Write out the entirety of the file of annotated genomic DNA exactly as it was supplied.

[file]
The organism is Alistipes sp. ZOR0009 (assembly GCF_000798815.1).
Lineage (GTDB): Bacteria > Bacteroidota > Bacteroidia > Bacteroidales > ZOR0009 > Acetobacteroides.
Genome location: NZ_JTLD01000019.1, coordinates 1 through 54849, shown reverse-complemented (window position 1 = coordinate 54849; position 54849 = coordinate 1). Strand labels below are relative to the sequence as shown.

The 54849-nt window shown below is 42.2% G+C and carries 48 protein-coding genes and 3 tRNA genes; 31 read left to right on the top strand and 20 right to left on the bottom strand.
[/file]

The organism is Alistipes sp. ZOR0009 (assembly GCF_000798815.1).
Lineage (GTDB): Bacteria > Bacteroidota > Bacteroidia > Bacteroidales > ZOR0009 > Acetobacteroides.
Genome location: NZ_JTLD01000019.1, coordinates 1 through 54849, shown reverse-complemented (window position 1 = coordinate 54849; position 54849 = coordinate 1). Strand labels below are relative to the sequence as shown.

The 54849-nt window shown below is 42.2% G+C and carries 48 protein-coding genes and 3 tRNA genes; 31 read left to right on the top strand and 20 right to left on the bottom strand.